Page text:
Board Approves 2.3 Percent Tuition and Fee Increase, Increases Aid Grants 3.2 Percent
Increases among lowest of peer major research universities across America, chair says
NEW BRUNSWICK, N.J. – The Board of Governors of Rutgers, The State University of New Jersey, today approved tuition and fee increases of 2.3 percent for the 2015-16 academic year, as well as a 3.2 percent increase in financial aid grants for students.
Tuition and mandatory fees for a typical in-state undergraduate student will rise by 2.3 percent under the plan approved by the board, less than the university’s average increase over the past four years. During that period, tuition and fee increases, which ranged from 2.4 percent to 2.6 percent at Rutgers University-Camden, Rutgers University-Newark and Rutgers University-New Brunswick, all ranked among the lowest for their respective peer groups.
The board also approved allocating an additional 3.2 percent in institutional student aid to ensure that Rutgers remains accessible to a broad range of New Jersey residents. This increase in the Rutgers Assistance Grant program, resulting in a total offering of $32.5 million in 2015-16, will supplement increased state funding for the Tuition Aid Grant (TAG) and Educational Opportunity Fund (EOF) programs that assist thousands of Rutgers students each year.
“Rutgers University is committed to delivering a world-class education at the most affordable price possible and the combined actions by the Board of Governors deliver on that commitment,” said Greg Brown, chair of the Rutgers University Board of Governors.
“The tuition increases at Rutgers University-New Brunswick have been among the lowest of our peer major public research universities across America,” Brown said. “The increases at Rutgers University-Newark and Rutgers University-Camden are similarly low by comparison to their peers,” he added.
“In the face of significant financial challenges for public colleges and universities nationwide, I am proud that Rutgers can continue to offer high-quality academic programs while keeping tuition and fee increases to a minimum,” said Robert Barchi, university president. “I commend our faculty and staff at Rutgers for their ongoing commitment to excellence in teaching, research and service to the people of New Jersey.”
The approved increase in student aid is especially important at Rutgers where the majority of undergraduates receive need-based or merit-based grant assistance. At Rutgers University-New Brunswick, 50 percent of students receive grant aid, at Rutgers University-Newark, 62 percent receive grant aid and at Rutgers University-Camden, 65 percent receive grant aid. For the average first-year, in-state student receiving grant aid, the total cost of attending Rutgers is reduced by 45 percent at Rutgers-New Brunswick, 48 percent at Rutgers-Camden and 57 percent at Rutgers-Newark.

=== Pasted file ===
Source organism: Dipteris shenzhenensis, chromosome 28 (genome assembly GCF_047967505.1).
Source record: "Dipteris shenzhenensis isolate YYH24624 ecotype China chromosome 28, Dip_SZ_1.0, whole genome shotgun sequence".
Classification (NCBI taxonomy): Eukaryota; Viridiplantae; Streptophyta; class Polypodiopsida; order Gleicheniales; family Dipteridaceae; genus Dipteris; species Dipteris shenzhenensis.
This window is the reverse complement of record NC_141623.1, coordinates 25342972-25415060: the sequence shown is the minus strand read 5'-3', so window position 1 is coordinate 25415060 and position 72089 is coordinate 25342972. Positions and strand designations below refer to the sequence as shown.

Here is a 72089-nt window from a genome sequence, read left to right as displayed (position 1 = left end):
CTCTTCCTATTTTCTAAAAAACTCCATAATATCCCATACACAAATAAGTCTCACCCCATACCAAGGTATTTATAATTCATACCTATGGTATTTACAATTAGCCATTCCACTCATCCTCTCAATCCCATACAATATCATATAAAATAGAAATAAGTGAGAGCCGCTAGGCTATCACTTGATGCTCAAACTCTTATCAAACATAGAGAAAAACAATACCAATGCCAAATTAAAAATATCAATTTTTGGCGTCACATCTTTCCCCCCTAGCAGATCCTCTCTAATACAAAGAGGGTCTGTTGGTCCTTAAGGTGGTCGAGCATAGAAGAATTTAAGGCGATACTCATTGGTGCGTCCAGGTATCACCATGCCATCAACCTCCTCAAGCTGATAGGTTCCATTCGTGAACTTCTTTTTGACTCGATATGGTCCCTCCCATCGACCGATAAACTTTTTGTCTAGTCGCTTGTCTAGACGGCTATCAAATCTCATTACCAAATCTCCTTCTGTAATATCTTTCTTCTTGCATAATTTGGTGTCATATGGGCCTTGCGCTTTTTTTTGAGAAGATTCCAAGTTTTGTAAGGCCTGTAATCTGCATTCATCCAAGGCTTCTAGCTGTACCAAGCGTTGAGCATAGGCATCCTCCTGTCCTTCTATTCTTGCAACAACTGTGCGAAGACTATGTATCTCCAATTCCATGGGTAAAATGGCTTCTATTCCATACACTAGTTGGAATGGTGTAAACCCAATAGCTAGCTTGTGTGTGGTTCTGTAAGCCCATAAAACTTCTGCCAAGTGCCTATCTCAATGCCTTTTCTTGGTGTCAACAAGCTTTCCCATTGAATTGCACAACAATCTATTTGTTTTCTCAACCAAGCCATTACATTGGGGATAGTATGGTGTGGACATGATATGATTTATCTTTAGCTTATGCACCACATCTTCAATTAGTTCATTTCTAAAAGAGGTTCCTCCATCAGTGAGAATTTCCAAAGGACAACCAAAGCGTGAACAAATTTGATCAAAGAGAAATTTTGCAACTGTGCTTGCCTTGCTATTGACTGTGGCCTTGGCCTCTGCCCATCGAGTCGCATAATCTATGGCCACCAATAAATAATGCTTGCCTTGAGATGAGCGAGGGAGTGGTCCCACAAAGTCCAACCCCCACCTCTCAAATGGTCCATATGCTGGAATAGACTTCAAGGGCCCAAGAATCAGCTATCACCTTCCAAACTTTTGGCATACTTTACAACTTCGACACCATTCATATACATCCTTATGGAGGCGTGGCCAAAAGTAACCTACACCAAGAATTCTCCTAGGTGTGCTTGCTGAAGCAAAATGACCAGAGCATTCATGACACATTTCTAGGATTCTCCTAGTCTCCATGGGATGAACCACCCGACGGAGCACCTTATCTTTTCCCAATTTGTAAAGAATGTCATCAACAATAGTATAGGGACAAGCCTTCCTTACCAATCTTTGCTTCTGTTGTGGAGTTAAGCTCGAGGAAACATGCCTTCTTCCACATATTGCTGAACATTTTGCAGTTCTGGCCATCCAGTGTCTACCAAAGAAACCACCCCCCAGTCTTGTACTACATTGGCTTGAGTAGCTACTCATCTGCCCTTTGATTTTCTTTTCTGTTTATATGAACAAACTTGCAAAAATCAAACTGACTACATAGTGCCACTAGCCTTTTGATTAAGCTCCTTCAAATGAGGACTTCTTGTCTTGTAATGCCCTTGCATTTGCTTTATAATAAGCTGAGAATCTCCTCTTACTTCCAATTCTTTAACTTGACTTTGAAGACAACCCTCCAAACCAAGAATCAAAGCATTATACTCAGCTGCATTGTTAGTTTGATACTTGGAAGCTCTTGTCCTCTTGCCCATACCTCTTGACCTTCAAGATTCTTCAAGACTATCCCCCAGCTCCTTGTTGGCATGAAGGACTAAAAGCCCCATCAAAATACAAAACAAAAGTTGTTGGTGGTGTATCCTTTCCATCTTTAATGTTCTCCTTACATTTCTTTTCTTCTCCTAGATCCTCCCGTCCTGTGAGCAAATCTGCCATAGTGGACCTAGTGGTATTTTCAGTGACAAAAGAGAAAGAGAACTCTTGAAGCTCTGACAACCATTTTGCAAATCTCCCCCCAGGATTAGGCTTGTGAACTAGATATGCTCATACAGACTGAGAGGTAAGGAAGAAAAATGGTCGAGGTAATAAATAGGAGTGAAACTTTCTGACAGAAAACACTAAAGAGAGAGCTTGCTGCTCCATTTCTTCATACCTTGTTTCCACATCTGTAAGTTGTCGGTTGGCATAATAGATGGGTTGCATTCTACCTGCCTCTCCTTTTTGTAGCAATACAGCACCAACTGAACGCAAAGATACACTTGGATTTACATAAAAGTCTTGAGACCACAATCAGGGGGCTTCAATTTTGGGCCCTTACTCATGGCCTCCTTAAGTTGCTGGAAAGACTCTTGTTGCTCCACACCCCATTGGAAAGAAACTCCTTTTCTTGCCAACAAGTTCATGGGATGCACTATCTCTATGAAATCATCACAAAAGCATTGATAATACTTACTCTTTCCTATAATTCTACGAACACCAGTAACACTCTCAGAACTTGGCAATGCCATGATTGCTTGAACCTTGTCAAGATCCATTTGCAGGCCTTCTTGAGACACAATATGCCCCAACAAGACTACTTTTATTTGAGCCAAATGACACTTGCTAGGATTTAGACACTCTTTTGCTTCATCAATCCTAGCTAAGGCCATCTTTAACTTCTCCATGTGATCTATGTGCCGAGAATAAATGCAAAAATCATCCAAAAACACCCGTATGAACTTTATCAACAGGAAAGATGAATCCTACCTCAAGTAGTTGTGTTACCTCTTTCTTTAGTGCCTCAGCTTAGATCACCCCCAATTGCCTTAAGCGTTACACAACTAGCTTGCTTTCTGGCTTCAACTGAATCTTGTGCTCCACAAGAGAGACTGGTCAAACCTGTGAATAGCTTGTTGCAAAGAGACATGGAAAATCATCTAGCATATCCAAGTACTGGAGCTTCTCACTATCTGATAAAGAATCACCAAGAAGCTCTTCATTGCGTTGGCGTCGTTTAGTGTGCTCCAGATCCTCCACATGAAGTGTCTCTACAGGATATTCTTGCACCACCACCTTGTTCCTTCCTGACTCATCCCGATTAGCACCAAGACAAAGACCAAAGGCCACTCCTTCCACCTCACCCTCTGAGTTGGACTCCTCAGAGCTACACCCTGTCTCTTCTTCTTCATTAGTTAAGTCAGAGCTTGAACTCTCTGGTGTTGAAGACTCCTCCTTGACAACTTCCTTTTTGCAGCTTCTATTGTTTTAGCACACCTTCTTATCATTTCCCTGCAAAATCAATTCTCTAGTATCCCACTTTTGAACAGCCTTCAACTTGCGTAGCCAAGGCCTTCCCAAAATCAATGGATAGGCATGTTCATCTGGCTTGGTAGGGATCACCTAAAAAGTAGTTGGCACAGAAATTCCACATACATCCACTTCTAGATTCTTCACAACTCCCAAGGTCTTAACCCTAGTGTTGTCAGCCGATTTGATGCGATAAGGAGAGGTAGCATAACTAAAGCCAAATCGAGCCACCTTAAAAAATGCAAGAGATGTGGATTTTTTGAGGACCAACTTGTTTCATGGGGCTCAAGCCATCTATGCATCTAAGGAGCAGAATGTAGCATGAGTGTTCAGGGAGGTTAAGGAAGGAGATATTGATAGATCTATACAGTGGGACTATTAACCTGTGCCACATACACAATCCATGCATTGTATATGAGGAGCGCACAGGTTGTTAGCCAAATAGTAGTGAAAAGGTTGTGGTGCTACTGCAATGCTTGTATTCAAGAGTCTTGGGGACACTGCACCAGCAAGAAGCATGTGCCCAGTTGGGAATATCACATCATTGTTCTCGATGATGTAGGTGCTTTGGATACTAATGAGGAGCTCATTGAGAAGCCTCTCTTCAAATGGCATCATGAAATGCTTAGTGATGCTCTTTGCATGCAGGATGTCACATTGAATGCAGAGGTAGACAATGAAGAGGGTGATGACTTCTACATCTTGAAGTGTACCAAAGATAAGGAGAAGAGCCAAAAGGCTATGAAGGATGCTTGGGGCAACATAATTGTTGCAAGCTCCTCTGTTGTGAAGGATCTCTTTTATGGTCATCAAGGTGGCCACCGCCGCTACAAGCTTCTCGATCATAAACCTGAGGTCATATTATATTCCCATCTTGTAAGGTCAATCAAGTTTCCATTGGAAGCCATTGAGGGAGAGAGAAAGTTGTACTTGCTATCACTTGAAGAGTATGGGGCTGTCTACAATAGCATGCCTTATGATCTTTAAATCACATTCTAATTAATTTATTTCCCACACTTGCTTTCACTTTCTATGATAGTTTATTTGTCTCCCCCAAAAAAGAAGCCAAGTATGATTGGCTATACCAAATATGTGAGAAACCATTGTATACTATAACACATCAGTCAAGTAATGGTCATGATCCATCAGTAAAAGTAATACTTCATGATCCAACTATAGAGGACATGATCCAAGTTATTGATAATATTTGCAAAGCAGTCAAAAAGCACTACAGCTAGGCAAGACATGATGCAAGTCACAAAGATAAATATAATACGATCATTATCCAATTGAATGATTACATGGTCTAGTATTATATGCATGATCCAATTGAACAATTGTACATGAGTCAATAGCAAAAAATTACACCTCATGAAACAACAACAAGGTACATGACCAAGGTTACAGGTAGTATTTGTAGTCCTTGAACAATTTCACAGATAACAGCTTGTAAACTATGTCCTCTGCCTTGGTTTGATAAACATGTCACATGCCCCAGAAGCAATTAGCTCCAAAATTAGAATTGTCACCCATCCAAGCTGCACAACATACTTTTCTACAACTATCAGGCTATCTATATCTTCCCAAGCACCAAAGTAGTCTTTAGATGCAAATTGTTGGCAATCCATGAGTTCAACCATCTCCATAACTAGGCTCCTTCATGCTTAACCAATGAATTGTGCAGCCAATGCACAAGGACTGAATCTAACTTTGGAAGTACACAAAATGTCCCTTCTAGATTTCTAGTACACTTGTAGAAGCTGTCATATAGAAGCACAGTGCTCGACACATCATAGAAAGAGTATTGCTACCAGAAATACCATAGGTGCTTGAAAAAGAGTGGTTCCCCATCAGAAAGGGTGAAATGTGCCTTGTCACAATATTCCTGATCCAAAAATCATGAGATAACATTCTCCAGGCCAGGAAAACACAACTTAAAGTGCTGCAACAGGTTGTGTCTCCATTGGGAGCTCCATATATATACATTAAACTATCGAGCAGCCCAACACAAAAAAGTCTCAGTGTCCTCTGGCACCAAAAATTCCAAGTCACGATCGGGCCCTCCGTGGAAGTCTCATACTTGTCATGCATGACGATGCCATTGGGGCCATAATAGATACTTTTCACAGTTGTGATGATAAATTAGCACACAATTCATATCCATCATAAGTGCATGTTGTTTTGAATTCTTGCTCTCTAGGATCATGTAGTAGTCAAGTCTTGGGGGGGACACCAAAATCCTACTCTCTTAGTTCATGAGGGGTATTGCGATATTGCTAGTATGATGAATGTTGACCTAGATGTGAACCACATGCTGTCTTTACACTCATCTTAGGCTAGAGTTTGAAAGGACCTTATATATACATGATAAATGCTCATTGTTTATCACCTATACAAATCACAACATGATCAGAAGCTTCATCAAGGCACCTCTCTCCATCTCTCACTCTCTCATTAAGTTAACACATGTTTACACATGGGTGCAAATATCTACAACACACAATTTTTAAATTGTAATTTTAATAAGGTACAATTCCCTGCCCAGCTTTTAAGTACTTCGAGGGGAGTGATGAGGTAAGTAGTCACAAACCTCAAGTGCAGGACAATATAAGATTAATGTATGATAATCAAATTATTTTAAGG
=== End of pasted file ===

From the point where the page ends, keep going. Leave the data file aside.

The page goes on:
In developing its spending priorities and tuition rates for 2015-16, the Board of Governors was required to address a 3.7 percent reduction in direct state operating funds for Rutgers, as well as recently settled employee union contracts and other mandatory cost increases.
As a result of today’s action, a typical in-state, full-time, Arts and Sciences undergraduate at Rutgers University-New Brunswick, without taking into account any offsetting financial aid, will pay $14,131 in combined tuition and mandatory student fees in 2015-16, an increase of 2.3 percent over last year. For such a student living on campus, total charges (tuition, fees, room and board) will rise 2.4 percent to $26,185.
The attached charts display tuition and fees at Rutgers University-New Brunswick, Rutgers University-Newark and Rutgers University-Camden.
Established in 1766, Rutgers, The State University of New Jersey, is America’s eighth oldest institution of higher learning and one of the nation’s premier public research universities, educating more than 65,000 students and serving people throughout New Jersey. Rutgers University-New Brunswick is the only public institution in New Jersey represented in the prestigious Association of American Universities. Rutgers is also a member of the Big Ten Conference and its academic counterpart, the Committee on Institutional Cooperation – a consortium of 15 world-class research universities.